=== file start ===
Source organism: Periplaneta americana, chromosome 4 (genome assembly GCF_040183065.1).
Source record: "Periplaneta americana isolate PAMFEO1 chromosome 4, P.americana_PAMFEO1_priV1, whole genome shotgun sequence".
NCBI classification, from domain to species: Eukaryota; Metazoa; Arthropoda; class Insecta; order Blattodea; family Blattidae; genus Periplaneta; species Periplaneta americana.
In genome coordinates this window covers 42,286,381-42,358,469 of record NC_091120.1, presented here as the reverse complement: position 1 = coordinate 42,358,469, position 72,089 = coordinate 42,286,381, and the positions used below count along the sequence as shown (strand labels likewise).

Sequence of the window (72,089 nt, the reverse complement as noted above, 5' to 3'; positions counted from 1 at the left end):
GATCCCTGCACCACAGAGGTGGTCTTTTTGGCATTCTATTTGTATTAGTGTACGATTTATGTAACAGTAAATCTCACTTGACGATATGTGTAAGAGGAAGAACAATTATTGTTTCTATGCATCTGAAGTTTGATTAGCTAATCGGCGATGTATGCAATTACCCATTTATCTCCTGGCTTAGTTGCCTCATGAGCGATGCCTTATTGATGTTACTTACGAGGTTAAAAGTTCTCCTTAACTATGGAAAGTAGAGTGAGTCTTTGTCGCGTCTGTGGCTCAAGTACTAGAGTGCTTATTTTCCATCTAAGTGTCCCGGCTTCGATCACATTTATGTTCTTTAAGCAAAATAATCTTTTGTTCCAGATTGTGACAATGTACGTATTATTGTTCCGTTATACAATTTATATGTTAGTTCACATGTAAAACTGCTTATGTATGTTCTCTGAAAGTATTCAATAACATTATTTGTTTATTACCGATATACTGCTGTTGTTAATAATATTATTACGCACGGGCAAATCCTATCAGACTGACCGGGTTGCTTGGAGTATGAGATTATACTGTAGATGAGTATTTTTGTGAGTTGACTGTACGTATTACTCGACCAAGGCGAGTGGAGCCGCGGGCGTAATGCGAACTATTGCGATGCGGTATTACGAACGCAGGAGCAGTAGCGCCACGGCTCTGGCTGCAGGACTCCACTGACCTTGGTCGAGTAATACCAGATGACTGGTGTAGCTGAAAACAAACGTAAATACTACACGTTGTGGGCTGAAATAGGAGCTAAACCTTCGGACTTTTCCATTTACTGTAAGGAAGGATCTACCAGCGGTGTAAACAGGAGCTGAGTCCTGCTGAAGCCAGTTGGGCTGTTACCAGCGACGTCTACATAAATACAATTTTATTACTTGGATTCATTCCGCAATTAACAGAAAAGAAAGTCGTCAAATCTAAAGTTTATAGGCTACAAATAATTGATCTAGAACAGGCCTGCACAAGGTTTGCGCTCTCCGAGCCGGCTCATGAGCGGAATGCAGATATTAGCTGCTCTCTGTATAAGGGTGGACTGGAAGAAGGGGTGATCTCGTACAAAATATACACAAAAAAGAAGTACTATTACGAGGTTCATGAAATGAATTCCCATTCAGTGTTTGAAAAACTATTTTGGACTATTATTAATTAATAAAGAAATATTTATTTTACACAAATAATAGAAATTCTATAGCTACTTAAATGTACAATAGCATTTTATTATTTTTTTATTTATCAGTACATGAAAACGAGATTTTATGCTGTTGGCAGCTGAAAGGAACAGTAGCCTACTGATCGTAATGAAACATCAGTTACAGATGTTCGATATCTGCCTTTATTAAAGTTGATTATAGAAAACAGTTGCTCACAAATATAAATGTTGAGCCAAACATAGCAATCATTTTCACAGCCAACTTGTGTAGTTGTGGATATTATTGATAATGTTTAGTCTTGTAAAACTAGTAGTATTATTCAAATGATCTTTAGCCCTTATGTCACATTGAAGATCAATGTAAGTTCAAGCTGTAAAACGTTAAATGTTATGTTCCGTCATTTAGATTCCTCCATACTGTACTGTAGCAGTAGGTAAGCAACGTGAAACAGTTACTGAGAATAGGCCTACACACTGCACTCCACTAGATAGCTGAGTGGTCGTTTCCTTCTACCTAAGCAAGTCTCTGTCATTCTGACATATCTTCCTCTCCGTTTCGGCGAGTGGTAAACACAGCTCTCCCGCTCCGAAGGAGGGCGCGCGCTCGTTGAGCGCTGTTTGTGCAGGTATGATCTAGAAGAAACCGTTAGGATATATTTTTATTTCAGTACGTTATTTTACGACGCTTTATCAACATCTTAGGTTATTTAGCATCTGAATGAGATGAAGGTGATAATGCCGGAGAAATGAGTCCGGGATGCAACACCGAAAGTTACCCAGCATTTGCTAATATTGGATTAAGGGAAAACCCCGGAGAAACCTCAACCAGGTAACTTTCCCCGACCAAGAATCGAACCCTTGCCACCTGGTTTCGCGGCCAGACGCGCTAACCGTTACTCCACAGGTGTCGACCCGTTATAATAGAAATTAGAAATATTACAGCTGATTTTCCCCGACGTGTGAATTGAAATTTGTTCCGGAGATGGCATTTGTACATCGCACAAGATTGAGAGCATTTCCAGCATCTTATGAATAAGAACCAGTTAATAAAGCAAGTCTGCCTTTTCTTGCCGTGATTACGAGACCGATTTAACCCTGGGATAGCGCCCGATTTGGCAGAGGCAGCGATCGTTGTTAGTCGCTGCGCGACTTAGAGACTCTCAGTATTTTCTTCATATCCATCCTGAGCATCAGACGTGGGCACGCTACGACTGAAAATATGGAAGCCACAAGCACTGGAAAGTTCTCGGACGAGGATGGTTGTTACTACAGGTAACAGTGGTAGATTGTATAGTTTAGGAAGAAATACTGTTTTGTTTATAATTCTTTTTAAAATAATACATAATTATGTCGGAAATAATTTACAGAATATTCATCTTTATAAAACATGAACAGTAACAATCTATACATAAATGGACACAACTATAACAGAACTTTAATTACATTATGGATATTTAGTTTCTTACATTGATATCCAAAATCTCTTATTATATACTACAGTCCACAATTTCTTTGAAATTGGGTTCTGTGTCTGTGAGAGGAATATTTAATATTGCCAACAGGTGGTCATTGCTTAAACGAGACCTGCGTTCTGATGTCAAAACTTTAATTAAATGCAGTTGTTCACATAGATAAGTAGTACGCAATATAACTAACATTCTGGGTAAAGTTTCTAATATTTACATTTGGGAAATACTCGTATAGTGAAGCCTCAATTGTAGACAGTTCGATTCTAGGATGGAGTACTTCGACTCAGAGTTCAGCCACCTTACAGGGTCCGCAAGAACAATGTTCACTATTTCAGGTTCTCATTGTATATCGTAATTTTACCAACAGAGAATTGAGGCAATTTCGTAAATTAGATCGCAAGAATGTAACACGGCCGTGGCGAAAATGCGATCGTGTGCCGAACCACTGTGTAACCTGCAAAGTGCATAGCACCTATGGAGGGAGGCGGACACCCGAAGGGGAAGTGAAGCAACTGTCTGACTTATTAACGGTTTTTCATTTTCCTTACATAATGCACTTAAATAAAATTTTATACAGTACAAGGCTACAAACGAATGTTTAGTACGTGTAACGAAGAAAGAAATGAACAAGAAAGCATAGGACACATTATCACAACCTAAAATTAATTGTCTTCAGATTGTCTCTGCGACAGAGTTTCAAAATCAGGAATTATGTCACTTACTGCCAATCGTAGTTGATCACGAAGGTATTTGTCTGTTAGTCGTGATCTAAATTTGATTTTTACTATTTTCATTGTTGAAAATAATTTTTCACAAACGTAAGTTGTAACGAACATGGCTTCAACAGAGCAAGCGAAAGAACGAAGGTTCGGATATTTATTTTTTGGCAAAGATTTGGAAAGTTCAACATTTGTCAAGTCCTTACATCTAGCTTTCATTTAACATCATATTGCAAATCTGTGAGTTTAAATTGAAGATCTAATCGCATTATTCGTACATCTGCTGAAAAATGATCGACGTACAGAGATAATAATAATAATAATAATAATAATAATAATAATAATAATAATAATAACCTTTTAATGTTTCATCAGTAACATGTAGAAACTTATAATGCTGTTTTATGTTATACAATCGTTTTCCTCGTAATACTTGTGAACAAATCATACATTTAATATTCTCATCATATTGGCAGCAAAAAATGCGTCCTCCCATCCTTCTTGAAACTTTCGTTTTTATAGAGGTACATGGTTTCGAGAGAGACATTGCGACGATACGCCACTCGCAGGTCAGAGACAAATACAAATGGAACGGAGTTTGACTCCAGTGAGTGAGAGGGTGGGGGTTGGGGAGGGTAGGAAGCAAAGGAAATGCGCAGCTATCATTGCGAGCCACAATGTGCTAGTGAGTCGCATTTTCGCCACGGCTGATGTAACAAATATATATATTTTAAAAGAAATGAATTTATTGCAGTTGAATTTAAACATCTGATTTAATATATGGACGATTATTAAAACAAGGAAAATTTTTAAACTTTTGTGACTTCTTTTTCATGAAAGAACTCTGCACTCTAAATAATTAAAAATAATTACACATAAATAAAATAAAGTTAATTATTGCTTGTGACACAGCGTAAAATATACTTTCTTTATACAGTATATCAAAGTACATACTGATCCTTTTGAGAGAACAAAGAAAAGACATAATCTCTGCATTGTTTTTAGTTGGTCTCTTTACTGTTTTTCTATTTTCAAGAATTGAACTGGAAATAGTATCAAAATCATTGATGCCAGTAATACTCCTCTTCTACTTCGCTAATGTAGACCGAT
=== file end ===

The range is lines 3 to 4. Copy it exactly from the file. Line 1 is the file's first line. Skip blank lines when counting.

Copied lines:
NCBI classification, from domain to species: Eukaryota; Metazoa; Arthropoda; class Insecta; order Blattodea; family Blattidae; genus Periplaneta; species Periplaneta americana.
In genome coordinates this window covers 42,286,381-42,358,469 of record NC_091120.1, presented here as the reverse complement: position 1 = coordinate 42,358,469, position 72,089 = coordinate 42,286,381, and the positions used below count along the sequence as shown (strand labels likewise).